• Atrogin-1 inhibition (theoretically reverses the possible degradation of lean mass associated with AMPK activation into synthesis)
  5. triffid113

    triffid113 Day of the Square Peg

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    On the Ray Sahelian site, people were writing in saying that 1g/day berberine takes care of joint pain but less does not work for them. (Joint pain can be an allergy...well arthritis is an allergy anyway).

    I also read a study that it lowered ACE (I am ACE +/+ and as expected I have a lot of problem with this - it is what makes me always tense).

    So, for instance, here:
    Vascul Pharmacol. 2002 Dec;39(6):281-6.
    Effects of berberine on angiotensin-converting enzyme and NO/cGMP system in vessels.

    Kang DG, Sohn EJ, Kwon EK, Han JH, Oh H, Lee HS.
    The present study was designed to examine the relaxant and anticonstrictive effects of berberine in the isolated thoracic aorta in rats. Intravenous injection of berberine lowered the mean arterial pressure (MAP) of anesthesized rats in a dose-dependent manner. The angiotensin-converting enzyme (ACE) activities were inhibited significantly by the addition of berberine in a dose-dependent manner of which the IC50 value of berberine for ACE was 42 micrograms/ml (125 microM). In the endothelium-intact rings, angiotensin I-induced contraction was markedly attenuated by prior exposure of aortic rings to berberine. Treatment of the intact aortic rings with berberine (10 micrograms/ml) increased the NOx and cGMP productions relative to the vehicle-treated group. Berberine induced a dose-dependent relaxation in phenylephrine-precontracted aortic rings, but NG-nitro-L-arginine methyl ester (L-NAME)-pretreated intact aortic rings or functional removal of the endothelium attenuated the berberine-induced relaxation without an effect on maximum response. These results suggest that berberine has a hypotensive effect, at least in part, via the inhibition of ACE and direct release of NO/cGMP in the vascular tissues.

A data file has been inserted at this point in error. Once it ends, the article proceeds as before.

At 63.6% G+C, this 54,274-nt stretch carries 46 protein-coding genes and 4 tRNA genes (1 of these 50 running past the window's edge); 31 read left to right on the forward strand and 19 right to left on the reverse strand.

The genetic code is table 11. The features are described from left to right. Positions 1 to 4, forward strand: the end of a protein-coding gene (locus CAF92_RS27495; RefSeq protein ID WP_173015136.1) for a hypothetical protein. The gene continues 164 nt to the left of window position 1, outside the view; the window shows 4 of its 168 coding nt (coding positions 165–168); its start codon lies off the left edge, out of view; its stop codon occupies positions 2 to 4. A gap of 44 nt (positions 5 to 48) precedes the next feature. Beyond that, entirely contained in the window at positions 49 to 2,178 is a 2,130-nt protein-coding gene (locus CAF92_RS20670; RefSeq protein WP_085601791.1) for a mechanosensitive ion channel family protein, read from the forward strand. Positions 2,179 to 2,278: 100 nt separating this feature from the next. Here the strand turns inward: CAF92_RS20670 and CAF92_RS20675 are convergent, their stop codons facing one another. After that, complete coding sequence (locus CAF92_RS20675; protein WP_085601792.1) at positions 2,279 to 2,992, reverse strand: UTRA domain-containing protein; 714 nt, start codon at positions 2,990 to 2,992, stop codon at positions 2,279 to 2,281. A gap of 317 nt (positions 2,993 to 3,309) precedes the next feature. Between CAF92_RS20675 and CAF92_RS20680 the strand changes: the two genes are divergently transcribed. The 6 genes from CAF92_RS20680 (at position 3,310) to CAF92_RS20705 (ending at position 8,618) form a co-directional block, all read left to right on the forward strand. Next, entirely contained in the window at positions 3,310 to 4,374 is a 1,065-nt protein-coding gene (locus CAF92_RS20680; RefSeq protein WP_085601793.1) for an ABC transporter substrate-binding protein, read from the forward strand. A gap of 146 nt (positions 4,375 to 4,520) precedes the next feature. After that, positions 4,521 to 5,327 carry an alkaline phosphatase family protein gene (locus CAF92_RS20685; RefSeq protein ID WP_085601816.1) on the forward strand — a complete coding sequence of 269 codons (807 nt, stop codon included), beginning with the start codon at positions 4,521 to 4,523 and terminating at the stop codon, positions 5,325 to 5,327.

----

    I know there are a lot of people here with OI. idk know if berberine lowers bp below normal, but I always try these things myself. So, for instance, I am hypoglycemic and berberine lowers blood sugar, but I plan to try it. If it makes me get low blood sugar then I will reevaluate all my supplements for those which can cause low blood sugar and choose among them. It seems that with berberine I get many needed benefits with one pill so I might choose it even if I have to stop another. So far the only supplement I find I cannot tolerate due to lowering blood sugar is alpha lipoic acid > 100mg.